My Childhood In The Distant Past
Reluctant as I am to say so I must admit something: I am an old man. My youth was in a Post-World War Two 1940s and 1950s.
I was born in 1946 in Cleveland and raised in a small town in the hills of Western Pennsylvania and, in many ways, I lived a childhood rooted in the 19th century. Whenever I tell someone of my daily life they react as if I was telling them a story about an earlier time. They find it hard to believe when I tell them that my mother bought her fruits and vegetables from a man with a horse drawn wagon, we had bearded hobos knocking on our door for a handout, and quarantine signs on our front door whenever a kid got one of the many childhood diseases.
When I moved from The Valley to go to college in The Big City people were amazed and amused when I told them about The Pony Man.
There were few times more exciting for the neighborhood kids than those days when the old wooden wagon piled high with fruits and vegetables and pulled by a pinto pony came down the street. The Pony Man’s name was Carmine and the pony was Tony. My mother would make her selections and drop her money into the basket that sat on the seat next to Carmine. Business concluded Tony would move on to their next stop. Tony knew the route by heart.
A remnant of the Great Depression were the Hobos who “Rode the rails” from coast to coast looking for work. Many of them had been wandering for decades unable to leave the life on “The Road.” Our house was just two blocks up from the river and the main railroad tracks that carried passengers and
freight up and down the Valley. It was not unusual for a Bearded Hobo to knock on our back door looking for a handout and/or an odd job. My mother was a soft touch and handed out a lot of sandwiches. I once found this symbol scrawled on a tree near the house. It meant that a nice lady lived there.
There were also “Tinkerers” who would walk through the neighborhood shouting out “Knives sharpened! Pots Fixed!” Tinkerers were itinerant repairmen, the original “Jack of all trades” workers. They would help the neighborhood Mothers by pounding out dents in their pots and pans and grinding the kitchen knives sharp again. Those were not throw-away items.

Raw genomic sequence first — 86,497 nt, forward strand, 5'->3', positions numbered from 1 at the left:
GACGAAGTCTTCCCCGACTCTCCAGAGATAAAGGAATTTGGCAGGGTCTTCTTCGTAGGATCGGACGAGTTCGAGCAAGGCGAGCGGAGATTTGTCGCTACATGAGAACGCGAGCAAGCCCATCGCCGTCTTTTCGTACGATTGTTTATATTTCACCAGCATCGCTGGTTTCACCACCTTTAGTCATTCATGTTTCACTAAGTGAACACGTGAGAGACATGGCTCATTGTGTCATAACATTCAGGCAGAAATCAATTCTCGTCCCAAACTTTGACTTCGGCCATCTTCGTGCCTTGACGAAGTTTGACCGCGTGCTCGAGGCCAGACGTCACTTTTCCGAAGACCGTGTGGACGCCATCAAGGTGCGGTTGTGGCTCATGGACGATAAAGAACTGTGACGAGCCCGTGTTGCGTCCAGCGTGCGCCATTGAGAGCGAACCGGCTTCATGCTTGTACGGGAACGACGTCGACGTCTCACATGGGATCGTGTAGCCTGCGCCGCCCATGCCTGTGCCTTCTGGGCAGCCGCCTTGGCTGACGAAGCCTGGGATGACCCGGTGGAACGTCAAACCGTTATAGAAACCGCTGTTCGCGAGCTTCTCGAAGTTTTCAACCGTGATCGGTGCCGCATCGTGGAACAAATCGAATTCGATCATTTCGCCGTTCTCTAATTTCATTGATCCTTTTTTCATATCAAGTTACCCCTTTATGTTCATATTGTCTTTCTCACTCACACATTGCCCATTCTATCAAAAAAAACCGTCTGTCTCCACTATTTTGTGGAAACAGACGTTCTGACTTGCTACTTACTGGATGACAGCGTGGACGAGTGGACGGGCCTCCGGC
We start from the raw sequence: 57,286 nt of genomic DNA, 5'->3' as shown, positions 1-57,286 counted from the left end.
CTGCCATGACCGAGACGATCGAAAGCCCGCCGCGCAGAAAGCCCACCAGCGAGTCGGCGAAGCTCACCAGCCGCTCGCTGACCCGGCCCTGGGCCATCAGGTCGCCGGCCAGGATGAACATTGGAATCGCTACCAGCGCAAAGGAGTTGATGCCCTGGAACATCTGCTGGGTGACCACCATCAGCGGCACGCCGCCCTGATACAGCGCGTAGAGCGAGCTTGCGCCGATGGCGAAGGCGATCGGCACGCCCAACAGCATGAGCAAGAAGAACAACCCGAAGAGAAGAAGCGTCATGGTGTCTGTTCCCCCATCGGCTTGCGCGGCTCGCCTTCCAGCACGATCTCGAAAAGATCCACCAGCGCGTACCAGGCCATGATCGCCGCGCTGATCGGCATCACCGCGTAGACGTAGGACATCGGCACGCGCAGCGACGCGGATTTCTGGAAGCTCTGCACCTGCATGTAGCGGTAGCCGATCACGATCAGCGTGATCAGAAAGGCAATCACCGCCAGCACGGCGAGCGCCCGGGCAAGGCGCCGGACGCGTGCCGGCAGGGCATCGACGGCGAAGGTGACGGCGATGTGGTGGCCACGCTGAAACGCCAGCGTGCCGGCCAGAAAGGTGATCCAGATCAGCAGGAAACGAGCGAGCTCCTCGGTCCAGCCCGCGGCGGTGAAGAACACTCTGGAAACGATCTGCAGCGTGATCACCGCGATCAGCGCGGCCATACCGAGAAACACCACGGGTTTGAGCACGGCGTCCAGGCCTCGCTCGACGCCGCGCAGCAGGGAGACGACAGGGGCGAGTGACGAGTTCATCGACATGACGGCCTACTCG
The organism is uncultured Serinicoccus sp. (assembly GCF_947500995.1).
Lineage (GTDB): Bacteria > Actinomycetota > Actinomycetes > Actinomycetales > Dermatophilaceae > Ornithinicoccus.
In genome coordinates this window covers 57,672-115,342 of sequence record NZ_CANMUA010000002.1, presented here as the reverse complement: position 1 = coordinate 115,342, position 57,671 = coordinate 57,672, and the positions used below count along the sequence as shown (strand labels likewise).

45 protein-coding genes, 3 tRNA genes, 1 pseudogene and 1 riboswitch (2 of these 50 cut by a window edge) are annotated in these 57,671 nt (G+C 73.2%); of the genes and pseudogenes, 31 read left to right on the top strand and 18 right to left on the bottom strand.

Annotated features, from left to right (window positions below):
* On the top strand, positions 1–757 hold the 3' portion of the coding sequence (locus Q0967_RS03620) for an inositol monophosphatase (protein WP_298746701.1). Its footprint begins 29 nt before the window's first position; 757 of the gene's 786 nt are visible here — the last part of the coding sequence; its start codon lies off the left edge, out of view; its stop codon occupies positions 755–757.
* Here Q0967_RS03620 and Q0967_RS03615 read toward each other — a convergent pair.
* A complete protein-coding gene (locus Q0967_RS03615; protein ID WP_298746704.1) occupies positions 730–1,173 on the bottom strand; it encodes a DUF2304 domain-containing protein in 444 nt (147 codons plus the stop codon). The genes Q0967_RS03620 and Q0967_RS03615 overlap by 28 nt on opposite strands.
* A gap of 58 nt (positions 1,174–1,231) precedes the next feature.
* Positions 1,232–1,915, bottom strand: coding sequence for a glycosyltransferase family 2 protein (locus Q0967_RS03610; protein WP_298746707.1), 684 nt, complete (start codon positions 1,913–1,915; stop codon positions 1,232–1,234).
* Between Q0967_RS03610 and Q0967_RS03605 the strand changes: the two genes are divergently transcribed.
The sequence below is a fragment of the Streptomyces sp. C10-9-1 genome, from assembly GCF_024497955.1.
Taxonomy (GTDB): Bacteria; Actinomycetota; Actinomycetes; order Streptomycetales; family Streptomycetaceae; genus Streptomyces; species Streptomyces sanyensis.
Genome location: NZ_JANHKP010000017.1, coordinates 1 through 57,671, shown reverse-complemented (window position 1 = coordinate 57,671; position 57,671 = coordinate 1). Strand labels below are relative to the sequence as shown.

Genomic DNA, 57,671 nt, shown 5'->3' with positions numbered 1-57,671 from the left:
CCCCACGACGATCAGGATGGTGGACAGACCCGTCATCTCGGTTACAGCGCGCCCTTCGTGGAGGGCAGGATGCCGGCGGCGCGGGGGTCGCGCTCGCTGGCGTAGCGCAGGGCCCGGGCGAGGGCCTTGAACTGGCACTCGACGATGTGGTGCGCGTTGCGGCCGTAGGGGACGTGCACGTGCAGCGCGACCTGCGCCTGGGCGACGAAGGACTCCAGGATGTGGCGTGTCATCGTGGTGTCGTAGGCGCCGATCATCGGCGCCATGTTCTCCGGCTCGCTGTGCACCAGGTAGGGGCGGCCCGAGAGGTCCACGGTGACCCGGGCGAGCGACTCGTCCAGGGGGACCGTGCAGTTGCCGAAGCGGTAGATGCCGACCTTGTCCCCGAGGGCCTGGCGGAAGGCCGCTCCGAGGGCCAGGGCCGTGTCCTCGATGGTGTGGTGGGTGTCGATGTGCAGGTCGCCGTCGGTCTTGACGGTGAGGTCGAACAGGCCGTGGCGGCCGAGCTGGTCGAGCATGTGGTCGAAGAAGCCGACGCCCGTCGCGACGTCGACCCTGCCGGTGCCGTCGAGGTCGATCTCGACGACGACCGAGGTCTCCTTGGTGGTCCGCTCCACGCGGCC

Given recent events in our world most people are seeing the word “Quarantine” for the first time. I grew up seeing that word a dozen times a year.
In the 1950s there were a number of highly contagious diseases that were often called “Childhood diseases.” Measles (3 different versions), Mumps, Chicken Pox, and others would sweep through every
year and the local Board of Health would try to control the diseases by posting “Quarantine” signs on our front door. It meant that no one got in or out of that house until the disease had run its course. My father had several bouts of staying in local motels while I and my brother were sick.
In the Summertime the Quarantine was sometimes violated on purpose. When the word got around that a kid had measles or whatever the neighborhood mothers would throw a “Measles Party” to deliberately expose their kids to the disease just to get it over with before school started again in September. It was somewhat perilous, but effective.
A child’s life in those days in my small town was certainly different. It was a much simpler time in many ways than today. However, it also had its own terrors that no longer exist. Every Summer there was the looming fear of another epidemic of Polio, a disease that is rare today thanks to two men names Salk and Sabin.
I could tell you more stories of my childhood in the time-warp Valley where the modern world collided with earlier days when everyone knew everyone else, your child’s milk came to your door in glass bottles and three cents would send a letter across the country.
Perhaps I will. Let me know what you think I should do.